Monday, September 25th

Common Problems with Gerber Files and How to Avoid Them!

The reasons we want to address these common problems is to help reduce the number of errors, mistakes and time delays when manufacturing your PCB. All of these reflect in higher costs in the long run which no one needs!

Obsolete File Format:

There are basically two types of file formats: 274D (requires aperture list) and 274X (apertures are embedded into the files). 274X is preferred since the apertures are embedded into the file data. The advantage is that it does not require any manual input from a CAM operator. 274D requires the creation of an aperture wheel that is manually added by a CAM operator. This opens the door for errors of adding and interpreting of the apertures. It can also be a very time consuming process as well.
ODB++ is another file format that works very well also.

Confusing File Labels:

The naming of each Gerber file should reflect the board layer and be easily interpreted. We have jobs that come in that the layers are labeled: .GBL, .GBS, and so on. It can be very confusing. It would be best to provide a text label in the Gerber data that will clearly indicate the files and they layer they represent. In most cases we can work through them and figure it out but mistakes can happen and it takes additional time.

Fabrication Drawing Files:

Often when Gerber files are sent, there are no “Fabrication Drawings” sent with them. What is in a Fab Drawing? It will show the overall dimensions of the board as well as any cut outs or special routing. It can also contain any notes related to the fabrication of the boards. Things like file names, material type, thickness, finish, etc. Any information that would help us know exactly what you are looking for in the fabrication of your board is helpful. This aids in eliminating mistakes and will help if we have to work with an outside vendor on some part of your fabrication.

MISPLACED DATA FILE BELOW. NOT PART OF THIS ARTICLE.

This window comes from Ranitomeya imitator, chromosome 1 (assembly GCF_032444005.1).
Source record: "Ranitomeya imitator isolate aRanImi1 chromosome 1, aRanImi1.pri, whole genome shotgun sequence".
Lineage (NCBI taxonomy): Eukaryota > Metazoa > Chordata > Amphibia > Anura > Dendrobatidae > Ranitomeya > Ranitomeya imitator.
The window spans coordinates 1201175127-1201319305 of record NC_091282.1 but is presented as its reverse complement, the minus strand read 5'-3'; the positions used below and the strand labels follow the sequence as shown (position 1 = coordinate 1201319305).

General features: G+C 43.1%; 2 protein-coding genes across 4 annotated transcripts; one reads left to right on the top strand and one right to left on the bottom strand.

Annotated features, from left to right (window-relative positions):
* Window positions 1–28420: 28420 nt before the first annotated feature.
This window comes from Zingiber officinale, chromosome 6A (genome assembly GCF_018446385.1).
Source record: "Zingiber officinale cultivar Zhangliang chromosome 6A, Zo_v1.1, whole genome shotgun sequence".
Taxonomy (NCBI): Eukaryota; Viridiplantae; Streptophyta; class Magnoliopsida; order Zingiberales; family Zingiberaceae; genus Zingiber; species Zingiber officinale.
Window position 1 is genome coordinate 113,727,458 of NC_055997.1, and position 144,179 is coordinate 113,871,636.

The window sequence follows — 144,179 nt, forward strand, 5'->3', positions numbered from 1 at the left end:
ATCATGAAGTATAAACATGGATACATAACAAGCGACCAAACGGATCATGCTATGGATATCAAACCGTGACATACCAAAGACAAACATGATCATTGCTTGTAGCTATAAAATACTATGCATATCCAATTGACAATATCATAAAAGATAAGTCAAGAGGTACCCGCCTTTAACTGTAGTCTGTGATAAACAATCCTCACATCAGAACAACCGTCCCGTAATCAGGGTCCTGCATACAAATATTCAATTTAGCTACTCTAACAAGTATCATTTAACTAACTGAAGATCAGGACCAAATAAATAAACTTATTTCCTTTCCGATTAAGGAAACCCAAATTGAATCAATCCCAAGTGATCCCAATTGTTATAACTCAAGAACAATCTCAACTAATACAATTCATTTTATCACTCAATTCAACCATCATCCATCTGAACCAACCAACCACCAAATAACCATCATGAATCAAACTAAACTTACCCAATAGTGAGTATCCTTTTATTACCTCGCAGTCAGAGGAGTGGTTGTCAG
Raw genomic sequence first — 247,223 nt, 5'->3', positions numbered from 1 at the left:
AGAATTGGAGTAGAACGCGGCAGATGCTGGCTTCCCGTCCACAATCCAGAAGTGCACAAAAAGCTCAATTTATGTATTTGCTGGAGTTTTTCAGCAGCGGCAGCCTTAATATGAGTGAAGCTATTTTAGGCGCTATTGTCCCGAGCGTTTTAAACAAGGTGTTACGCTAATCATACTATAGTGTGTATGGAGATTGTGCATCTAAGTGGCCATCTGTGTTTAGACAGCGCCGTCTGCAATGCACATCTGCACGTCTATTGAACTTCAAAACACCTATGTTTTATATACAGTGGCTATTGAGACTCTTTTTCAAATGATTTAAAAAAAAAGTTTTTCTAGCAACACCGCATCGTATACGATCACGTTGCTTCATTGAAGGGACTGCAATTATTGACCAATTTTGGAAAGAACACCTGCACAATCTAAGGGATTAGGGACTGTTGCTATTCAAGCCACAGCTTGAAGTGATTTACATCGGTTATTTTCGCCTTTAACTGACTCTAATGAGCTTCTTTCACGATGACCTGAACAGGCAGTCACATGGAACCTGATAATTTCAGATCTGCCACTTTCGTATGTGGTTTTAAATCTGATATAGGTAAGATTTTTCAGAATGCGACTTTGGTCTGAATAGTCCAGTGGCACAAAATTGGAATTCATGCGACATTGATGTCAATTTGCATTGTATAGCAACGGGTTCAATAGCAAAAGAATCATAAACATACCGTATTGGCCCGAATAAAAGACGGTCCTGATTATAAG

Drill Format:

Drill files often do not have the proper drill format included in the file leaving us to guess by trial and error as to what the proper drill format is. The header should include information that clearing indicates the format. As an example: 2.4, Absolute, Trailing, which is the recommended drill file format.

Registration of Layers:

If at all possible having the files registered to a common data point is recommended. Some files come in with the layers at a different datum alignment (like a target) so then manual alignment of the layers is necessary. We can do this but again we like to avoid errors and things that take additional time.

Vector Fills:

Often plane layers or layers with shield areas come in filled with 1 mil or 2 mil vectors. This causes the file to be quite large in size and requires us to try and contourize the data. When you panelize this type of data the files often become too large for our plotter to digest. It is better for areas to be filled using “raster” or “contour” data.

Composite Layers:

Some design software uses composite layers to create one layer. For example a plane layer with embedded traces will use three layers just to create one layer. First you have the plane layer, then the clearance layer, then the trace layer. Some layers are positive images while others are negative images. This should all be combined then output as a single Gerber layer.

Vectorized Pads:

Some design software creates surface mount pads with vectorized data, meaning the pad is composed of many small vectors arranged in such a manner s to create a surface mount pad. We then have to go and substitute all these pads out to create one flash pad. This not only reduces the amount of data, also helps in the editing of such files. Better to use flash pads if you can.

If you have any questions about the format of your files just give us a call. We will be glad to help. 650-367-8444

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